High-tech SADC: health and agri innovations


SADC innovators are applying big data, artificial intelligence (AI) and other smart technologies in medicine, forensics, farming and diagnostics.

Gift Gana developed the Dr CADx app that scans medical photographs to help radiologists diagnose cancer more efficiently, and with high accuracy. Because radiologists are in short supply in many African regions, the app bridges a key diagnostic gap for the continent.

“We can save lives, especially in the marginalised areas of the developing world, where the availability of radiologists is very low,” said Gana at a recent SANBio event. In his home country of Zimbabwe, he says, there are only 17 radiologists for the entire country, most of them in the capital Harare, and most serving the private sector.

While Gana’s app uses algorithms to find breast cancer where trained human eyes may fail, researchers at the African Institute of Biomedical Science and Technology (AiBST) in Harare have applied algorithms to drug dosing. Their GeneDose technology calculates how much antiretroviral treatment a patient needs based on their genetics, in order to better avoid individual negative side effects of the anti-HIV medication.

Another algorithm powers the Umbiflow device, developed by South African researchers to prevent thousands of still births every year. The device determines the placental blood flow in unborn children - it can detect a condition called absent flow, which can put a fetus in real danger of dying.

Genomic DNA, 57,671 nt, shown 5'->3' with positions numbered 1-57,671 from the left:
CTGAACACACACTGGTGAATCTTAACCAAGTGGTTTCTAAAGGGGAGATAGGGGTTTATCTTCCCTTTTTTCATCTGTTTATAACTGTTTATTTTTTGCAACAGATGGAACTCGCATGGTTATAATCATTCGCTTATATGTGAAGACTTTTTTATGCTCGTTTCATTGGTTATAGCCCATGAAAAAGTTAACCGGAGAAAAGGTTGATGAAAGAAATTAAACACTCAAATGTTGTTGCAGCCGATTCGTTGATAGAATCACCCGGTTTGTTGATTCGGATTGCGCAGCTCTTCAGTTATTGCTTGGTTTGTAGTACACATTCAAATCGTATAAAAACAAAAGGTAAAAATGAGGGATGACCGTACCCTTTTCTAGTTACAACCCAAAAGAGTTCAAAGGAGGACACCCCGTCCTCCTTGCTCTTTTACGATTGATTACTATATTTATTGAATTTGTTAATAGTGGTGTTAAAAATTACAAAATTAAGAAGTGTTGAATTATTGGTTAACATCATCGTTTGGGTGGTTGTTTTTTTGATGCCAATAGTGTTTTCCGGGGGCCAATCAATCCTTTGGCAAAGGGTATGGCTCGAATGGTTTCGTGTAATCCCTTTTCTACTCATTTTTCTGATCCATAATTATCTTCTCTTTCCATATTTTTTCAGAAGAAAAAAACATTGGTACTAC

The availability of vast genetic data has led to innovations such as a forensic rape kit, custom-built for African genetic diversity by South African company Inqaba Biotech.

The kit has reduced the cost and boosted the efficacy of bringing perpetrators of rape to book through DNA identification. Inqaba Biotech identified important biomarkers found in Africa, created a database that takes into account the genetic diversity found on the continent, and they are now giving this data to law enforcement agencies in the SADC region.

The Human Heredity and Health in Africa (H3Africa) Initiative also draws on genetic data to study the genomics and environmental factors involved in diseases that affect Africans. The network chiefly connects and upskills African investigators, but it also develops biorepositories and bioinformatics networks, as well as the associated cloud computing infrastructures required.

Zooming completely out from the molecular level of genetics, troves of earth observation data collected by satellites may also boost health in the SADC region, as well as agriculture.

FruitLook, for instance, is an open access online platform that farmers can use to monitor vineyards and orchards. It uses satellite imagery and weather information to help farmers in the Western Cape of South Africa to finely monitor crop growth, crop water use and leaf nitrogen content.

Satellites can also track malaria outbreaks and spraying programmes. Researchers began piloting an app called mSpray in the Vhembe district of Limpopo in 2012: spray workers record information about their activities on their cellphones, and the data could over time become a comprehensive database for spraying patterns. Another app, Malaria Buddy, gives travellers information about malaria risk, prevention and symptoms in malaria endemic areas.

From apps that track or learn to diagnose disease better than doctors, to pinpointing individual therapies and perpetrators of crime, it is clear that advances in computing, AI and big data are pushing bioentrepreneurship and biotechnology forward in the SADC region in line with policy frameworks like the Science, Technology and Innovation Strategy for Africa 2024.

The SANBio network and partners hope to continue this push and provide support where needed.